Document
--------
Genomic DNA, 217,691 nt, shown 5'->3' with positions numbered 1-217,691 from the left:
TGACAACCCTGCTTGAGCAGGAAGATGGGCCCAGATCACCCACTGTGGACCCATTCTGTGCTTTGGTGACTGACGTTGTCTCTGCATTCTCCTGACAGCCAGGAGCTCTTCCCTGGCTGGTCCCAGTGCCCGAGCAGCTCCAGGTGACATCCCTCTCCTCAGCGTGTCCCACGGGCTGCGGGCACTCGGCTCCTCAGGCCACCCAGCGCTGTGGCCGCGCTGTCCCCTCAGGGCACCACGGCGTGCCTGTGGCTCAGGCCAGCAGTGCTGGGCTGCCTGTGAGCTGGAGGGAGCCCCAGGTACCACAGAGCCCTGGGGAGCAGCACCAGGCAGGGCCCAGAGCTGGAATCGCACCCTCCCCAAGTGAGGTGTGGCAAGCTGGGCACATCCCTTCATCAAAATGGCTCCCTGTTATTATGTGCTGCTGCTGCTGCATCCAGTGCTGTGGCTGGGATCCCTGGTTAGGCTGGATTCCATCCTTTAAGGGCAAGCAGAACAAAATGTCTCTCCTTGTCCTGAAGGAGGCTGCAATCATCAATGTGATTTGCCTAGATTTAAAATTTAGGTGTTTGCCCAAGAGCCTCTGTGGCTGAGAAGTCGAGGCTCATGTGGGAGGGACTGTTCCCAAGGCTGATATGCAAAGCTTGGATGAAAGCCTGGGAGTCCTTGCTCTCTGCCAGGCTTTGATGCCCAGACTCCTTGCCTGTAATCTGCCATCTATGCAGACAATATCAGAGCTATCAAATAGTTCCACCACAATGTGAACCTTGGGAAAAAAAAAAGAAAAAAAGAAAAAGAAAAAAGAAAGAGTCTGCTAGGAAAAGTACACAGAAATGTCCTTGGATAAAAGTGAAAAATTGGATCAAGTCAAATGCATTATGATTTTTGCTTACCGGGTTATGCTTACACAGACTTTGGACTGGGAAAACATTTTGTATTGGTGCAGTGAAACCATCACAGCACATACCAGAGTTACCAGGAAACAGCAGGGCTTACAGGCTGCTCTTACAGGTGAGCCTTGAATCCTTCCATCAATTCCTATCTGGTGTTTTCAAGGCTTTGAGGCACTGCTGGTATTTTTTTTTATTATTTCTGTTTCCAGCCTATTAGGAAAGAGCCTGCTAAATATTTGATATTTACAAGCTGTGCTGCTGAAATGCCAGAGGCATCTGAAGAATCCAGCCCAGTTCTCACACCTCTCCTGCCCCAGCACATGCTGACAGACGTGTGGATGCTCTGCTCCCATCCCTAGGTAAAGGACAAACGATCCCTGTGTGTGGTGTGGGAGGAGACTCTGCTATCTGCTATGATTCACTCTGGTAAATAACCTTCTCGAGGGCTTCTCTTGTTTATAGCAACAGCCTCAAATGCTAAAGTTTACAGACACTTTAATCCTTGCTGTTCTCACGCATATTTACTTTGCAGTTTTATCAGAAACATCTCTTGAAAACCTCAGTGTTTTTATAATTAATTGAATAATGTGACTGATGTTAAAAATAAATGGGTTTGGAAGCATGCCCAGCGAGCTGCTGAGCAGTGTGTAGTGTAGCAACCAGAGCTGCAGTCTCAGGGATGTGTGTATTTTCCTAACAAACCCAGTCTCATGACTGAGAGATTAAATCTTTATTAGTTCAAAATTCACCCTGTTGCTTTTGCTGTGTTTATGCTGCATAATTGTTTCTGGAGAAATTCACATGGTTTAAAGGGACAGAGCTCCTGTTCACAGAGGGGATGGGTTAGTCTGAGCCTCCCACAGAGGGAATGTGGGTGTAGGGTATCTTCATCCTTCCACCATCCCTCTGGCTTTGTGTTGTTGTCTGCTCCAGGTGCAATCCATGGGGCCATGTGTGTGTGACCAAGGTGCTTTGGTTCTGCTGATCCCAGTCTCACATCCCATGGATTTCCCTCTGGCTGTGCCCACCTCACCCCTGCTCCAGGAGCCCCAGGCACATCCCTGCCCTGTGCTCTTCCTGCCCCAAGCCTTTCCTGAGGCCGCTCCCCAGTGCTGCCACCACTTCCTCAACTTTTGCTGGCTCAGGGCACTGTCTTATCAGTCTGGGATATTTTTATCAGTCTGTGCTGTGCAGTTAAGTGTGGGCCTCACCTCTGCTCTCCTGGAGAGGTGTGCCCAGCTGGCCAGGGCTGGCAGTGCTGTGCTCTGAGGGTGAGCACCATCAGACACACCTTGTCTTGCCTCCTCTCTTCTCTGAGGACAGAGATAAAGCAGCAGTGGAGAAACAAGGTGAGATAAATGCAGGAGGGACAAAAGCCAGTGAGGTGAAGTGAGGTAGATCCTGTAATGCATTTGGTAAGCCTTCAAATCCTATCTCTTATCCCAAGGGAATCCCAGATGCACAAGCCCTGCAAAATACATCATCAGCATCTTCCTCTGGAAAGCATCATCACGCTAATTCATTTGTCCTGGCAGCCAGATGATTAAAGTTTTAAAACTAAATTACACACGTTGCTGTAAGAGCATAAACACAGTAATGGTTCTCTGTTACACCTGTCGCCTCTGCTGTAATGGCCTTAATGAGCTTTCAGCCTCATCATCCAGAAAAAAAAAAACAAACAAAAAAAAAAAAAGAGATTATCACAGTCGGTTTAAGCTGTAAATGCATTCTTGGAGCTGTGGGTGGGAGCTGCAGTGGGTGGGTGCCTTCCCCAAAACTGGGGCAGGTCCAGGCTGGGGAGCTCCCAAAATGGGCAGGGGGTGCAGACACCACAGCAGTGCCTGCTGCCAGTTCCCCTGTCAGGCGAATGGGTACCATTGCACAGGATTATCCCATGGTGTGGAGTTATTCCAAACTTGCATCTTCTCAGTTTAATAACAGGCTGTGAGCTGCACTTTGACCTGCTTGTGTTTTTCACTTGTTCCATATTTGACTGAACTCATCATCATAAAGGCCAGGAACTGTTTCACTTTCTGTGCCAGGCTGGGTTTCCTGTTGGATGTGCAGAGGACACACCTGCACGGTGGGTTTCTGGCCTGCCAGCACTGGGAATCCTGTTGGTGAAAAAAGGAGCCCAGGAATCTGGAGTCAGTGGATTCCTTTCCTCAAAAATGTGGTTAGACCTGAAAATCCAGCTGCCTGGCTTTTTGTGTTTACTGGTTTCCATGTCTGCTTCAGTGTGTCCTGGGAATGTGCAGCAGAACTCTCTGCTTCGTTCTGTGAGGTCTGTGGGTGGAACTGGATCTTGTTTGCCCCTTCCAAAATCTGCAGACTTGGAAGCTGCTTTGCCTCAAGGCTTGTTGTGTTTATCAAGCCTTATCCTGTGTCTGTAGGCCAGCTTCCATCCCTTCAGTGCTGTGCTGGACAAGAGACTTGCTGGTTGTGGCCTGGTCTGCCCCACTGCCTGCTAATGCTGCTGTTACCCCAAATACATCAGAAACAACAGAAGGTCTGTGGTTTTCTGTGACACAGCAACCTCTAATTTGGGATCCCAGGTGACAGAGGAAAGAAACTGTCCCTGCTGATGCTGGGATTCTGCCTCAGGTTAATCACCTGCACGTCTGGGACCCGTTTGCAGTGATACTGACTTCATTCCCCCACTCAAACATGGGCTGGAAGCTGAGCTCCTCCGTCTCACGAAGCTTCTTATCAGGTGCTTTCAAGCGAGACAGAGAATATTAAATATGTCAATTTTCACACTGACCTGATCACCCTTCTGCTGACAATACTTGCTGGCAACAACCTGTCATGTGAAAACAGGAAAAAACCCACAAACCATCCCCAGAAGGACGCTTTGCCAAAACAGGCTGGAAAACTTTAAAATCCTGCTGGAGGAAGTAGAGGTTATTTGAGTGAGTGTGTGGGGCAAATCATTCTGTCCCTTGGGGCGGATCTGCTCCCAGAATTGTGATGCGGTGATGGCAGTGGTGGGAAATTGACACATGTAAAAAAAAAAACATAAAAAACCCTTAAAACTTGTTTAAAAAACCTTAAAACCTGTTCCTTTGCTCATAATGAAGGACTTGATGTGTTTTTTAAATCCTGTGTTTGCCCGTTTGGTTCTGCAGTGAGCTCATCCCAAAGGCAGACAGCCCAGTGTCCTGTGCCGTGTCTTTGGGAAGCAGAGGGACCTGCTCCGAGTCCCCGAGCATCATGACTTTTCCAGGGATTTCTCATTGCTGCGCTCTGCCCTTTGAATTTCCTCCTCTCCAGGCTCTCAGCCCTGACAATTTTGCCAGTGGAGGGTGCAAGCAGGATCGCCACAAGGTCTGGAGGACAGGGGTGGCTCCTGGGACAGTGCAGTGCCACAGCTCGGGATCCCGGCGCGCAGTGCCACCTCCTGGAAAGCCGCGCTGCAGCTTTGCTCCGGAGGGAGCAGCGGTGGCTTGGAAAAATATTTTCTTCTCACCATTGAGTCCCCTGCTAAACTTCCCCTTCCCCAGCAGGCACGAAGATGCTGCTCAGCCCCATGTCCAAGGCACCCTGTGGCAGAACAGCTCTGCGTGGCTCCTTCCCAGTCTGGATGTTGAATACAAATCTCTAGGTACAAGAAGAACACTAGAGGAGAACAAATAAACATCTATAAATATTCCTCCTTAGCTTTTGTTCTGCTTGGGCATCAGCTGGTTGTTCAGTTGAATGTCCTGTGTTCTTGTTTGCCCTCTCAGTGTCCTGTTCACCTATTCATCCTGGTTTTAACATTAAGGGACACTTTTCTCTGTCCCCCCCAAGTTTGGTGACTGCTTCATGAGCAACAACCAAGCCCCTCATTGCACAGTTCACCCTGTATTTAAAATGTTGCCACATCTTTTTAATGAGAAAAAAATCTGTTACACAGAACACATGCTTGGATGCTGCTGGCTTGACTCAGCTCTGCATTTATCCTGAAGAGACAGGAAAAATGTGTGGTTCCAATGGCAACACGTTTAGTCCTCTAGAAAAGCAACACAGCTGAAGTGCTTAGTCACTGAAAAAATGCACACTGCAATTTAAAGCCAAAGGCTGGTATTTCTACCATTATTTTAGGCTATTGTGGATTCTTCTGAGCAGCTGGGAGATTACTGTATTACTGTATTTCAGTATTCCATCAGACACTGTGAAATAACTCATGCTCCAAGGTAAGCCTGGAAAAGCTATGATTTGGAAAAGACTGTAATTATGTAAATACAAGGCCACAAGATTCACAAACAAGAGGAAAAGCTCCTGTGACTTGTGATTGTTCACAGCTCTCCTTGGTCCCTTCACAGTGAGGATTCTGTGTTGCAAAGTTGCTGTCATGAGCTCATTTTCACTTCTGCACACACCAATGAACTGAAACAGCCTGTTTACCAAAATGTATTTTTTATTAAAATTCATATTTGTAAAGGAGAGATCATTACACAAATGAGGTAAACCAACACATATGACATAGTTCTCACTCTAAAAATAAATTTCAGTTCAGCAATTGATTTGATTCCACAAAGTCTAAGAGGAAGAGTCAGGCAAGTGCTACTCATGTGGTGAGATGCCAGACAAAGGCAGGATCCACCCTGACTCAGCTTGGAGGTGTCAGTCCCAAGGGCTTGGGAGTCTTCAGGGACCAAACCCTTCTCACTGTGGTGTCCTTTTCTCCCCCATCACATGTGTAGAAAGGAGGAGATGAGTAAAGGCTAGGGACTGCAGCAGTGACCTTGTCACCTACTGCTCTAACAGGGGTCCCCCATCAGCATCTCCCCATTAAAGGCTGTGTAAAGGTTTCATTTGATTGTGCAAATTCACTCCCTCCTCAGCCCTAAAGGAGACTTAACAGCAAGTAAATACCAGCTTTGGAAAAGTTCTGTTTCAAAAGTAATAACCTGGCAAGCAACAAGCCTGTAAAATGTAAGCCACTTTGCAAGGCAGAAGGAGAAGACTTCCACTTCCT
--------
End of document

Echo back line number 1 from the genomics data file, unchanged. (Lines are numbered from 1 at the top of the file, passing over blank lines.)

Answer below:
Genomic DNA, 217,691 nt, shown 5'->3' with positions numbered 1-217,691 from the left: